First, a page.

Some sources say that a haiku "must" contain a total of 17 syllables. Others say that this isn't essential and that other features of a haiku are more important to emphasize. The Vancouver Cherry Blossom festival is not concerned about whether the winning poems in their haiku competition follow the 5-7-5 syllable pattern and accepts multiple types, as can be seen in the video below. The poems are no longer than 17 syllables in total, however. Most people would agree that very long lines are beyond the style of a haiku.
The rules that should be followed to create a modern haiku (as opposed to those used for a historical one) are ultimately up to the writer. An exception would be if a particular website, competition, journal, or other organization that accepts haiku requires or expects specific rules to be followed.
The sections below show some of my haiku. The poems in the first set follow the more succinct style that is popular in many places outside of Japan today. The poems in the second set follow the 5-7-5 syllable rule, with the exception of one poem that contains a shorter line.
sweet and succulent
an arbor of love
in the colour of the sun
feed the Earth
Branches bare and gaunt
decorate the sky ...
life in disguise
The crow descends
humanity in winter
and meet the sun
Fruits for summer wine
berries ripening in the sun
finches flit and sing
Sun-warmed and content
in languid serenity
the cat basks in dreams
Rain falls on the trail
plants slake their summer thirst
Earth exhales her scent
Sparkling flakes of snow
bejewelled by the winter sun
The scent of the Earth mentioned in the third poem above is called petrichor. It's a distinctive and earthy smell released by dry soil when rain hits it. It's created by a mixture of volatile plant oils and a chemical called geosmin that is produced by soil bacteria.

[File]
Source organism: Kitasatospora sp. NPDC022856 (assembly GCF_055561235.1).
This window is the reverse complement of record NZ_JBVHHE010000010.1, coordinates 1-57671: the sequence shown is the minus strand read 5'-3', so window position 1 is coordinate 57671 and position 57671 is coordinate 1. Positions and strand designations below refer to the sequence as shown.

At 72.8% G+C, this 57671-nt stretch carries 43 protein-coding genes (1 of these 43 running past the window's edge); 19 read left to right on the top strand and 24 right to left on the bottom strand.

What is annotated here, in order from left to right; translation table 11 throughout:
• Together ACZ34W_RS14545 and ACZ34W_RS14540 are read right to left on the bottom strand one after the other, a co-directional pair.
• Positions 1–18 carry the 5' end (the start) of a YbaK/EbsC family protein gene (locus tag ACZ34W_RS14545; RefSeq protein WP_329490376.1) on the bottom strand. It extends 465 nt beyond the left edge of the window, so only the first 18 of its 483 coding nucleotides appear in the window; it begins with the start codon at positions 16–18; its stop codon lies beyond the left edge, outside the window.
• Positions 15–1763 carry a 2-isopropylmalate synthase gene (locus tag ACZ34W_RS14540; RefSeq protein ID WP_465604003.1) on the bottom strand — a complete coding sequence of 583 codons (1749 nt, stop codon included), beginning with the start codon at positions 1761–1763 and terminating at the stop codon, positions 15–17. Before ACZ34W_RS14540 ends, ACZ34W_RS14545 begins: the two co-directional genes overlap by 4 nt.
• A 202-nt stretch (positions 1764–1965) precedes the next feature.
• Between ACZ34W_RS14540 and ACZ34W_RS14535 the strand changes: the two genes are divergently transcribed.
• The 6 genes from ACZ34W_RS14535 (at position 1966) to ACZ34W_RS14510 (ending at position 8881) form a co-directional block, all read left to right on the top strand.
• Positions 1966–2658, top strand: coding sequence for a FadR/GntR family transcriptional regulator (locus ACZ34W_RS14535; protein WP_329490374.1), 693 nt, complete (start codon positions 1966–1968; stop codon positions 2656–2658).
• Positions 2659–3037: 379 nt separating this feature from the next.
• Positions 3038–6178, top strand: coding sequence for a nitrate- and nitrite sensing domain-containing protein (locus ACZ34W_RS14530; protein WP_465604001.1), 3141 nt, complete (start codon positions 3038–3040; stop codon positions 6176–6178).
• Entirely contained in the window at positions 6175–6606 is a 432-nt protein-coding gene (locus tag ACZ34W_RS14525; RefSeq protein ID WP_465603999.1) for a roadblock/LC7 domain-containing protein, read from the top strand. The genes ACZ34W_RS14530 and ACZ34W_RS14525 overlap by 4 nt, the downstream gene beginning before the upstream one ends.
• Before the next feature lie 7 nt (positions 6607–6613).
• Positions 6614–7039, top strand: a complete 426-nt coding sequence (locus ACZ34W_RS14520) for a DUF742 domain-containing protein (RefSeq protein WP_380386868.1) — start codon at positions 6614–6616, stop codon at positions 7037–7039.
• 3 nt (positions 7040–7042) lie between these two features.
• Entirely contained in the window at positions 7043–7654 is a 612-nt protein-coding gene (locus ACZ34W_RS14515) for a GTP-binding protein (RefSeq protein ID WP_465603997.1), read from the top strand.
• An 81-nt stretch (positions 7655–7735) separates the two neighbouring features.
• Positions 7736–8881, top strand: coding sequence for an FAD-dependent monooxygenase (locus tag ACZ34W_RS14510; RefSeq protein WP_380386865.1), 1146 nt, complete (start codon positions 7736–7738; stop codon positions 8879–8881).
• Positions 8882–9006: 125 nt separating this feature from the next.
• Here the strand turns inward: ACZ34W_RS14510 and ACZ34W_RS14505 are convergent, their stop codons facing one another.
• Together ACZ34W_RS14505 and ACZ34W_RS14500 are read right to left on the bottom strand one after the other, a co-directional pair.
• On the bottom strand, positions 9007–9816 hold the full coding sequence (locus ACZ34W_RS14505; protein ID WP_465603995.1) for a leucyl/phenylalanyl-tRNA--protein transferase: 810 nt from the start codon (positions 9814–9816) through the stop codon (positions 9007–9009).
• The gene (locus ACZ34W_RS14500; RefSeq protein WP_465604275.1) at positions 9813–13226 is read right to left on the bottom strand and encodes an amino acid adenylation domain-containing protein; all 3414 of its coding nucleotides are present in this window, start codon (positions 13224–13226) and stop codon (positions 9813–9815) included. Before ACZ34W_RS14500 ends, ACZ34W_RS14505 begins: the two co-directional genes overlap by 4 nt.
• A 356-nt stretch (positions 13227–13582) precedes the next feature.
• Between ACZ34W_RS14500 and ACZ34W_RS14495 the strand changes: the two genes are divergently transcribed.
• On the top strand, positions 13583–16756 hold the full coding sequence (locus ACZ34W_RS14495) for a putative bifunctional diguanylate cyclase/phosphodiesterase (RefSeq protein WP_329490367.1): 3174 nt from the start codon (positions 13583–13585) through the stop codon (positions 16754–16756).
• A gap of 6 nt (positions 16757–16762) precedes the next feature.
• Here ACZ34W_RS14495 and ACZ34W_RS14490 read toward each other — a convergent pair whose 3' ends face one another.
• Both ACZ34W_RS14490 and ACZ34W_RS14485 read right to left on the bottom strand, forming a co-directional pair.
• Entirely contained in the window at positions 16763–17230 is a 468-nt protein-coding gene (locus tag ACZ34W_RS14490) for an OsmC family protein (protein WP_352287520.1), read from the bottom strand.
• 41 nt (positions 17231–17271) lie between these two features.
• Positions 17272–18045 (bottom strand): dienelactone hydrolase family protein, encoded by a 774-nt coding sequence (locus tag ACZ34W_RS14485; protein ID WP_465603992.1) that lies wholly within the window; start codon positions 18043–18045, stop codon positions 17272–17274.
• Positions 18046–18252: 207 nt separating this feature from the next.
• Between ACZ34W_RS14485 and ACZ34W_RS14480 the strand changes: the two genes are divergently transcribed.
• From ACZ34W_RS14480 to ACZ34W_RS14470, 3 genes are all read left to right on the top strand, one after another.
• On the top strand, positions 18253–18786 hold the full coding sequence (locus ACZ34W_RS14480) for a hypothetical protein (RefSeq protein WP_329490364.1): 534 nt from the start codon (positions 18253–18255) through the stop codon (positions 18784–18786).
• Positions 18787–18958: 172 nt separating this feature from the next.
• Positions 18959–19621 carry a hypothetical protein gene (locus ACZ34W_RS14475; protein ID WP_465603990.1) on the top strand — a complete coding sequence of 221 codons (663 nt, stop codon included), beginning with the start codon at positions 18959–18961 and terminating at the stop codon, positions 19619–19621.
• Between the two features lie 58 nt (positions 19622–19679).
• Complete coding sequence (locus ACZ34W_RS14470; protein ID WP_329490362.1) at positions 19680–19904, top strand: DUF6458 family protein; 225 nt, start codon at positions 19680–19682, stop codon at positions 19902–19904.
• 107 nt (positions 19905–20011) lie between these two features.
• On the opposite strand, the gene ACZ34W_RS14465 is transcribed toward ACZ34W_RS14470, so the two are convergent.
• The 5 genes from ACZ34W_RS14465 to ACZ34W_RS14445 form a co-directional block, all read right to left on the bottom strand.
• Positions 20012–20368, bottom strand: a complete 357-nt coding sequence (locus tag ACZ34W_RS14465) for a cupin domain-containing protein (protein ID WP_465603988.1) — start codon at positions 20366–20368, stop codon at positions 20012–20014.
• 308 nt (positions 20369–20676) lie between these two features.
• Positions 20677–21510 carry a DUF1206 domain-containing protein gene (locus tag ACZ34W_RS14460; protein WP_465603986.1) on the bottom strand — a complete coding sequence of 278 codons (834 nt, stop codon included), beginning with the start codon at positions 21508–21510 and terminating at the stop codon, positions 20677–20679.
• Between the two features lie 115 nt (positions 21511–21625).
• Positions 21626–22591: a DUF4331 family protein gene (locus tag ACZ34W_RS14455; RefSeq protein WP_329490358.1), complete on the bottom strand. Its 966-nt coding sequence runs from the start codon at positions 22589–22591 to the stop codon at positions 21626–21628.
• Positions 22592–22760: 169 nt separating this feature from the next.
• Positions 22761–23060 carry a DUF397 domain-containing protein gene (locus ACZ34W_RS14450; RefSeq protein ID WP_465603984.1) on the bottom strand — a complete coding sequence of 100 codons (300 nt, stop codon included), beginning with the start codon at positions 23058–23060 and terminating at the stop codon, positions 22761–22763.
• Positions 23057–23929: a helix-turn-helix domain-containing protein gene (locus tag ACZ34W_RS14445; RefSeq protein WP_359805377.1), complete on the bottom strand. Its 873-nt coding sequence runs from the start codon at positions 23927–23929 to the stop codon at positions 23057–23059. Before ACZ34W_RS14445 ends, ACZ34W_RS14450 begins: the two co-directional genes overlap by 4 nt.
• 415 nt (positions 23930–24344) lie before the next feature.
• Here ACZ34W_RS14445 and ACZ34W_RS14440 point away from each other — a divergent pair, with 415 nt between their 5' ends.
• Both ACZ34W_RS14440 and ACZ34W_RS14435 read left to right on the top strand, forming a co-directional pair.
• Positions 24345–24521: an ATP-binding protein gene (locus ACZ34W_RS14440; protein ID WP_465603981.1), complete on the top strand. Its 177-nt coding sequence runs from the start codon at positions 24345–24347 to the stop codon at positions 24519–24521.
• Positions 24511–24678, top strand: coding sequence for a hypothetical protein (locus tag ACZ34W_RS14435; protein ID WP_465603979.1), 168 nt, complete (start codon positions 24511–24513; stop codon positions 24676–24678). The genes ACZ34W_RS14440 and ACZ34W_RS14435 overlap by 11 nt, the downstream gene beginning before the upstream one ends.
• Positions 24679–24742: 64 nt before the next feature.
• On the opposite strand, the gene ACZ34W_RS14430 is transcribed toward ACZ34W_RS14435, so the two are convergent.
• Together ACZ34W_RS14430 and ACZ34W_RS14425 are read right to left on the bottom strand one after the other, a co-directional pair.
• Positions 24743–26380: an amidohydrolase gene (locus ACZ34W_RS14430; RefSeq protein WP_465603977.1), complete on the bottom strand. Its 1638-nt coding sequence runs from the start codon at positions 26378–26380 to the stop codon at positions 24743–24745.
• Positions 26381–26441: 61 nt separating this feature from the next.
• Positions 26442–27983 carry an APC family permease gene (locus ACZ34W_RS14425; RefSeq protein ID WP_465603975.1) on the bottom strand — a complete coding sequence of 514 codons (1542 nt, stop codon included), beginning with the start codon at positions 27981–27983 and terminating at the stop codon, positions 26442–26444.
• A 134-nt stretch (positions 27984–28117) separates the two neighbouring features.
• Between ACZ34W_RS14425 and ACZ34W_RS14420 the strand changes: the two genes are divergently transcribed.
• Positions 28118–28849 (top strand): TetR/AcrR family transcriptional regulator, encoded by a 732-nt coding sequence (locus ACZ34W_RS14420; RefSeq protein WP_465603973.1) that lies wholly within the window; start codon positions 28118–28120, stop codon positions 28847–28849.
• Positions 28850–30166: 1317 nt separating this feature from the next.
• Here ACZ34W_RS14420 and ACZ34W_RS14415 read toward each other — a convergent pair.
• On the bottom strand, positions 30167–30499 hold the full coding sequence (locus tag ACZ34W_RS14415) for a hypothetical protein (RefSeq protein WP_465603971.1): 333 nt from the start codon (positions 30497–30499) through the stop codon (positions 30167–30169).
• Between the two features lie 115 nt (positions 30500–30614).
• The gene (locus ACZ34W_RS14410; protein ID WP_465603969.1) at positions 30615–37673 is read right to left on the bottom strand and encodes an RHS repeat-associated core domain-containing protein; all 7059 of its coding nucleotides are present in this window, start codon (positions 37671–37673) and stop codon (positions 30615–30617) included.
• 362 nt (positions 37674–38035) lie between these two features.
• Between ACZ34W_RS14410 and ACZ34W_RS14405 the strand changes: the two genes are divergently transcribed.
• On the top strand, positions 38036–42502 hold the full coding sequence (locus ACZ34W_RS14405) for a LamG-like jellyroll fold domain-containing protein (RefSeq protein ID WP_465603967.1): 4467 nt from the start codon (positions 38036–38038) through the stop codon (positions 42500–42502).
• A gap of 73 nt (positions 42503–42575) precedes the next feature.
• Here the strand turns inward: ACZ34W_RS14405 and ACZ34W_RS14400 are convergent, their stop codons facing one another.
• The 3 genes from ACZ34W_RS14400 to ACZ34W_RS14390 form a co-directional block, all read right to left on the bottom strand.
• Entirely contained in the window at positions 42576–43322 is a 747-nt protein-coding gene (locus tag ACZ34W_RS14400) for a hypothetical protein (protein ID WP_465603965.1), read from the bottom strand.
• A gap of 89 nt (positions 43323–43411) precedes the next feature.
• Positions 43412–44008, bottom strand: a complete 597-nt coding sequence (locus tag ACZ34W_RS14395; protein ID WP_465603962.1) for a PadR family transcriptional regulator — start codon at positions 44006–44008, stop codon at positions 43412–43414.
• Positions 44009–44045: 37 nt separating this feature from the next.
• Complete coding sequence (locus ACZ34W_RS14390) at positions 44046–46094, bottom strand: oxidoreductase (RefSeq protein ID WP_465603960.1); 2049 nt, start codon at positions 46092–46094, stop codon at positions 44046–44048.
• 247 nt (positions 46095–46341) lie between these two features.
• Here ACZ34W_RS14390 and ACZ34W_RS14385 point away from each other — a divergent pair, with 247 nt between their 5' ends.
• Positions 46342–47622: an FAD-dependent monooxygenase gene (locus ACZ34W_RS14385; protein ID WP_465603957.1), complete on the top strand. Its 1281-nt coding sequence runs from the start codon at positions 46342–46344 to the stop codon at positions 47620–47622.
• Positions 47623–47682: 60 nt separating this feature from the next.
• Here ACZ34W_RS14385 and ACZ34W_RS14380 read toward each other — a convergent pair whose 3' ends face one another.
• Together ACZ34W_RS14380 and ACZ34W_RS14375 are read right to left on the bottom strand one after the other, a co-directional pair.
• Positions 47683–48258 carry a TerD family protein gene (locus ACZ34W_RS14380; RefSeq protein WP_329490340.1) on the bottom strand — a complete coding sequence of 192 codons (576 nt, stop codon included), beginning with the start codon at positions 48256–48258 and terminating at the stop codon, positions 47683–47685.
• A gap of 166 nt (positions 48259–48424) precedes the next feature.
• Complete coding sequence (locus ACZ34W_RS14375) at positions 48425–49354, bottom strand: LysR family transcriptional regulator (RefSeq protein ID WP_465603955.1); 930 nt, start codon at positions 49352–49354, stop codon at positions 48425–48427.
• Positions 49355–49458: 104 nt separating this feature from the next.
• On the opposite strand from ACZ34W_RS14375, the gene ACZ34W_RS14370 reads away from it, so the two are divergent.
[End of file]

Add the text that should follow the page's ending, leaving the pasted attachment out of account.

An Interesting Challenge
Whatever rules one decides to follow or omit, writing haiku is an interesting challenge. For someone who loves nature as well as poetry, the challenge can be irresistible. The process may not be easy, but the attempt to write a haiku poem and improve one's skills can be enjoyable. Reading haiku created by others is also enjoyable. A poem containing only three short lines may have a lot to offer for both a writer and a reader.
- Haiku and its history from the Asian Topics section of the Columbia University website
- The Power of Juxtaposition by Ferris Gilli via the New Zealand Poetry Society
- Haiku facts from the Poetry Foundation
- Information about haiku from Barry Goodmann via the Vancouver Cherry Blossom Festival website
- Haiku definition, facts, and examples from the American Society of Poets
© 2020 Linda Crampton